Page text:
Boris Johnson, history man

Writing a biography of Churchill is the next step in his campaign to convince everyone he’s prime minister material. Richard Evans shakes his head:

Anyone who has the time or energy to press a couple of keys on a computer to look up “tank,” “RAF,” “welfare state” or even “the Second World War” on Wikipedia will see Boris’s sweeping claims vanish in a cloud of inconvenient facts… Johnson doesn’t weigh up policies and ideas with any care or penetration. If he doesn’t like them, he dismisses them as “rot,” “tripe,” “loopy,” “bonkers,” “barmy” or “nuts”; their advocates and practitioners as “loonies,” “plodders,” “Stilton-eating surrender monkeys,” and so on…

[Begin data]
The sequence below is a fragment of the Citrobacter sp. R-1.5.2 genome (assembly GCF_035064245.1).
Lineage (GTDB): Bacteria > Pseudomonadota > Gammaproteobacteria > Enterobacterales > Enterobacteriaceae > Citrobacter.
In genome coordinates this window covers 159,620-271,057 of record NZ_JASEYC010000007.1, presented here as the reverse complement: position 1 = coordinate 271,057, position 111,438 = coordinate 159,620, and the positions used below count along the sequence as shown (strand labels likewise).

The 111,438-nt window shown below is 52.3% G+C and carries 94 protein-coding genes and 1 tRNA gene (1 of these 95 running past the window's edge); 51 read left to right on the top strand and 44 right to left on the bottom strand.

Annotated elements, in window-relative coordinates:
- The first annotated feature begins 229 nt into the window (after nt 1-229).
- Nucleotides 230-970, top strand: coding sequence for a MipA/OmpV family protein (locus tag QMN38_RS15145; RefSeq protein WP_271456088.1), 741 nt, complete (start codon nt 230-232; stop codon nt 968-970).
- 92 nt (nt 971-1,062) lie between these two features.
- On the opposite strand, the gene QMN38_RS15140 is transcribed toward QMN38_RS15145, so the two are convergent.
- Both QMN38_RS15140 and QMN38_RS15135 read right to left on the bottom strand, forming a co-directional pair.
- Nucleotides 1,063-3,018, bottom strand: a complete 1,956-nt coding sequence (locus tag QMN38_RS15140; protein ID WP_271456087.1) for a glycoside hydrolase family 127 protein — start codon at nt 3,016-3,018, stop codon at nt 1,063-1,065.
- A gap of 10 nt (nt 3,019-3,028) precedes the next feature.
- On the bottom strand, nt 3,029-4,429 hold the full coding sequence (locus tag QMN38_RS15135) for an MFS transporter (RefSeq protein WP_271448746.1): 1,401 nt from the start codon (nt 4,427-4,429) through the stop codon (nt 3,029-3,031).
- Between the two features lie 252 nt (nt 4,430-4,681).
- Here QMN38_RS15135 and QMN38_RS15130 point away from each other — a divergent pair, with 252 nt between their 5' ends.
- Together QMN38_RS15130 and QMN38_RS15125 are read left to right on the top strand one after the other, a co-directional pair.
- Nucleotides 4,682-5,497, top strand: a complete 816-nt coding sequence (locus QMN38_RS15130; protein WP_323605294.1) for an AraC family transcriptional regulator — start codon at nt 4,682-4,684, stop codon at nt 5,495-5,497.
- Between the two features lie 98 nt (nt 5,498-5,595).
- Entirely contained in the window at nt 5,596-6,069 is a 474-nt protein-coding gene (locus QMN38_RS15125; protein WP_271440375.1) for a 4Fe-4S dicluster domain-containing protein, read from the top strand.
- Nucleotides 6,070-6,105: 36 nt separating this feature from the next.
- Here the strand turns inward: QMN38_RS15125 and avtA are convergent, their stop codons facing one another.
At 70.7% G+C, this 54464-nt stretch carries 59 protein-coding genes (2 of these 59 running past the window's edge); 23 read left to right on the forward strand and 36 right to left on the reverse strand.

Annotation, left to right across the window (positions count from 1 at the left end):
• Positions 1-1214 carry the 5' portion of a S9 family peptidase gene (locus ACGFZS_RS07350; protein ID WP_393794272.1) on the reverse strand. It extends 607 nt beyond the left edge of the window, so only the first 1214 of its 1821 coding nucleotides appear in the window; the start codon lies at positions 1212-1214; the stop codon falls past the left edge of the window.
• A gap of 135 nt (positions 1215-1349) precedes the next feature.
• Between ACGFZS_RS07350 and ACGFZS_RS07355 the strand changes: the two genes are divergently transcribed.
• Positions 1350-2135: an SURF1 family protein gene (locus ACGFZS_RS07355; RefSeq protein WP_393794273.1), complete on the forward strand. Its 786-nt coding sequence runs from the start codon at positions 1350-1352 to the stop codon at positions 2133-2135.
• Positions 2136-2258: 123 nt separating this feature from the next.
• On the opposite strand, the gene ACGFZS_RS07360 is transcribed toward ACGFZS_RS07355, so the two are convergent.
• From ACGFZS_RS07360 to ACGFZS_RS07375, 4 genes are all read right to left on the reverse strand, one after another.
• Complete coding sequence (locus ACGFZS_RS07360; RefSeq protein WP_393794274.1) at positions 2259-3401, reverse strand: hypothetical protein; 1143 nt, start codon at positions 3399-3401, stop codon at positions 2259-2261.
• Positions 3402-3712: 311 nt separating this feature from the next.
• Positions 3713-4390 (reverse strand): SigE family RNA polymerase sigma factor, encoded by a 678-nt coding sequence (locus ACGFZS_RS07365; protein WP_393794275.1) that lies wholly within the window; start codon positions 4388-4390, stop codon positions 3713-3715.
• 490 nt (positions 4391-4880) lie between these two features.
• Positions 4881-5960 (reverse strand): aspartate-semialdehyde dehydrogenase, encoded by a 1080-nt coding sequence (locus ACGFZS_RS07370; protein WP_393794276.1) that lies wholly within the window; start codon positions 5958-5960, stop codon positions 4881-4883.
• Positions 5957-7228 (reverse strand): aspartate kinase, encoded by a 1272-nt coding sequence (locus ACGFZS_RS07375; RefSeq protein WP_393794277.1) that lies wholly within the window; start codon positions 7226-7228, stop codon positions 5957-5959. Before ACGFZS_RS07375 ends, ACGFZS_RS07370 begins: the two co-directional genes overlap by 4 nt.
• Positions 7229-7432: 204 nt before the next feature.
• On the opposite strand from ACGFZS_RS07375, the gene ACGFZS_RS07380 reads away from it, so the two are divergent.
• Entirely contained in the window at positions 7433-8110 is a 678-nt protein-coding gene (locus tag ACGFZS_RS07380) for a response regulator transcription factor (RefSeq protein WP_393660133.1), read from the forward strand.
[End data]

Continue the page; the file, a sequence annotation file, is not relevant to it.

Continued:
Churchill, we learn, was “mustard keen on gas” as a weapon in the First World War. He was “the large protruding nail on which destiny snagged her coat.” Young Tories “think of him as the people of Parma think of the formaggio Parmigiano. He is their biggest cheese.” And Chamberlain’s “refusal to stand up to Hitler” was “spaghetti-like” (clearly Boris is rather fond of Italian food). The book reads as if it was dictated, not written. All the way through we hear Boris’s voice; it’s like being cornered in the Drones Club and harangued for hours by Bertie Wooster.

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